Is a Global Recession Imminent? In For a Long Grind, says Ruchir Sharma

“We’re likely to have a very different economic cycle where the recession, if and when it comes, will be much later than anticipated,” said Mr. Sharma at the Nomura Investment Forum Asia 2023.

Almost six months into the year, Ruchir Sharma, Chairman of Rockefeller International and Founder and Chief Investment Officer of Breakout Capital, says his forecasts for 2023 are largely panning out. Mr. Sharma, author of The 10 Rules of Successful Nations, discussed the predictions he made at the start of this year during a fireside chat at Nomura Investment Forum Asia 2023.

Two underlying predictions

Despite strong consensus that a recession is imminent, Mr. Sharma says “we’re in for a long grind.” This, he explains, means “we’re likely to have a very different economic cycle where the recession, if and when it comes, will be much later than anticipated.” This is due to excess stimulus and excess liquidity in the system that could prop up both consumers in the US and financial markets in general.

But when the downturn comes, Mr. Sharma says more sticky inflation will limit central banks’ capacity to stimulate the economy. “Any downturn that sets in is likely to last longer or at least any recovery from that is likely to be shallower than what we’ve seen in the past,” he said.


As a financial superpower, the US has never been so powerful in terms of the US dollar and its usage in international transactions. The share of dollar debt to total global debt is close to an all-time high, and has in fact gone up over the last decade, noted Mr. Sharma.

After 100 years, the US dollar’s reign as the global reserve currency also seems unchallenged. But we are beginning to see central banks around the world rebel against the dollar standard, he said, pointing to the significant decline in the dollar share of global FX reserves and the increase in central bank reserves of gold and other currencies such as the Canadian dollar.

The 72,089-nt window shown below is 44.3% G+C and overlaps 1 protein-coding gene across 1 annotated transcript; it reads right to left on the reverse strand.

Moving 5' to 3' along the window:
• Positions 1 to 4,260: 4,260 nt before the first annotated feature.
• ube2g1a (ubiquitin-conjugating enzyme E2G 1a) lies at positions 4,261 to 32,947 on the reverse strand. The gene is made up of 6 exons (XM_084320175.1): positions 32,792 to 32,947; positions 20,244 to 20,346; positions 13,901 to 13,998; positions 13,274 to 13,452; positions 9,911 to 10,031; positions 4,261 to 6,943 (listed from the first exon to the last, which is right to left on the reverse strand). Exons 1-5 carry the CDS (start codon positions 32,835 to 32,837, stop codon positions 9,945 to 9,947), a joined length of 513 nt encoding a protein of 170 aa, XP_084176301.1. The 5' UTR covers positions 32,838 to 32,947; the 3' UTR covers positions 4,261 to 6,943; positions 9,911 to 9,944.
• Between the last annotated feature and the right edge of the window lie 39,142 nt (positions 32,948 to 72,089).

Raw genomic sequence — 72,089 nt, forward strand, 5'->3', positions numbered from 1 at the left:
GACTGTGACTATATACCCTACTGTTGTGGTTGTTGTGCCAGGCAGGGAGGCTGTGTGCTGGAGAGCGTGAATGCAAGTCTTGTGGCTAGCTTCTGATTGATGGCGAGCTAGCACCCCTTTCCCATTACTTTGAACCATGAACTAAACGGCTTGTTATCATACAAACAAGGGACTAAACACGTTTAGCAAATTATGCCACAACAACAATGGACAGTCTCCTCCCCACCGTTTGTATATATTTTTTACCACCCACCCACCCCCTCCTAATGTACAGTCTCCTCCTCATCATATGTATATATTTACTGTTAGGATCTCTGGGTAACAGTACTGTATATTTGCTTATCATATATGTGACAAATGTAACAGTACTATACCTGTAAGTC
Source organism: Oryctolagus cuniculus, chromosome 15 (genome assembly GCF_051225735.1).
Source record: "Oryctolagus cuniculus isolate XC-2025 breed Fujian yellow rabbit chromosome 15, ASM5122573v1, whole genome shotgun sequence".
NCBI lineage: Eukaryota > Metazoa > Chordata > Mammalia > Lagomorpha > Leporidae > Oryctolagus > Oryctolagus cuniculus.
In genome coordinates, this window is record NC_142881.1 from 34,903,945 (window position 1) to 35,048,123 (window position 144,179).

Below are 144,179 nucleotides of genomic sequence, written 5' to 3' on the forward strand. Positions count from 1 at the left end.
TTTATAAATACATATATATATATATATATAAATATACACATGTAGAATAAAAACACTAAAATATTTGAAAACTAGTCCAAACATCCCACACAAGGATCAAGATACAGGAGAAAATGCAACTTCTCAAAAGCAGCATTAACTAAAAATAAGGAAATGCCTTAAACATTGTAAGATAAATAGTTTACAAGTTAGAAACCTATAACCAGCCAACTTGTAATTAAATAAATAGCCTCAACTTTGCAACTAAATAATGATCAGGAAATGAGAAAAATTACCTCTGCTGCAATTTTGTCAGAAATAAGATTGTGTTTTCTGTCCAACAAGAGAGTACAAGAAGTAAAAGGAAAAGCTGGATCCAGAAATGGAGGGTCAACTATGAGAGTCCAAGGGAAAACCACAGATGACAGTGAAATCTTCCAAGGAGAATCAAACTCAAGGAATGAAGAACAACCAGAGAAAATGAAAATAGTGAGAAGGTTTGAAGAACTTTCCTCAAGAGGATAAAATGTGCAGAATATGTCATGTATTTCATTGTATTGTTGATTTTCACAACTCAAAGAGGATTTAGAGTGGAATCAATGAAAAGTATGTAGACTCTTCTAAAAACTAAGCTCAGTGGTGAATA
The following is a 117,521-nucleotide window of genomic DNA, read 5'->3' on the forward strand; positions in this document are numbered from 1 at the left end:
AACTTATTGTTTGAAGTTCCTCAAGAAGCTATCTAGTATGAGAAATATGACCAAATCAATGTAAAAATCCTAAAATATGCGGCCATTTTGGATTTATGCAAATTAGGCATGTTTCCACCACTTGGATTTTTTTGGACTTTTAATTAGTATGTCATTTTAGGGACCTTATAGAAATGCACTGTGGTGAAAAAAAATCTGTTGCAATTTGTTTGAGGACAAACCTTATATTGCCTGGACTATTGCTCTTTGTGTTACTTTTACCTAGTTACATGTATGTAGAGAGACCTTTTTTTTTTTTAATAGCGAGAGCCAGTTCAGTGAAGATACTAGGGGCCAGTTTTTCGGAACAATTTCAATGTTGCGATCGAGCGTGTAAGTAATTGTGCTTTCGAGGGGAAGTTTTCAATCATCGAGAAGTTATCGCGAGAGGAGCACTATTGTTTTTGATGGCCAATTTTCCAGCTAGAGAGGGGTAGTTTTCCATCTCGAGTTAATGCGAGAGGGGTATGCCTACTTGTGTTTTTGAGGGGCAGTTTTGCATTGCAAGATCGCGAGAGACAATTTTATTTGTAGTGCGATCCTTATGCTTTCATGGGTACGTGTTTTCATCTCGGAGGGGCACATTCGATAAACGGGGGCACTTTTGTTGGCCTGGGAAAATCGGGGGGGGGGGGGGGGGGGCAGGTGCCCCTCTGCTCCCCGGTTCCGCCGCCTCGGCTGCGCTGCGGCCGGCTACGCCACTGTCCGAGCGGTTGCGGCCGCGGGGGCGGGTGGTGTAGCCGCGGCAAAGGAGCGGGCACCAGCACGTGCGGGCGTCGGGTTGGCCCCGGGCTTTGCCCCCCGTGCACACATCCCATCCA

The US economy accounts for 25% of global GDP but the US share of global market cap is more than 60%, well above its long-term average of around 45%. Mr. Sharma sees this “big disconnect” as unsustainable and expects the US markets to underperform on a relative basis this year and decade.

One wrong call

He says the one thing he got wrong is the continued rally in tech stocks, especially the mega cap tech stocks. “I said the concentration of mega cap tech stocks was unprecedented and if capitalism is functioning in any way we should see more creative destruction and the emergence of new companies.” But that call has not panned out so far as the same companies that were dominant at the start of the decade continue to dominate today.

Blue bird

The opposite of black swan — an unpredictable event or unknown risk that can destabilize the global economy — is a blue bird, “a bird of joy which appears all of a sudden when things are very gloomy,” said Mr. Sharma.

AI has been the possible blue bird so far, giving new hope to the US and Asian stock markets. And while economists are saying that AI could mean an end to the decades-long productivity downtrend, Mr. Sharma says he is not sure how much of the current AI craze is hype.

“I am very weary of chasing this right now even if this is a blue bird as there is too much hype in too short a span of time and we’re going to need much more time to sift through this,” he said.


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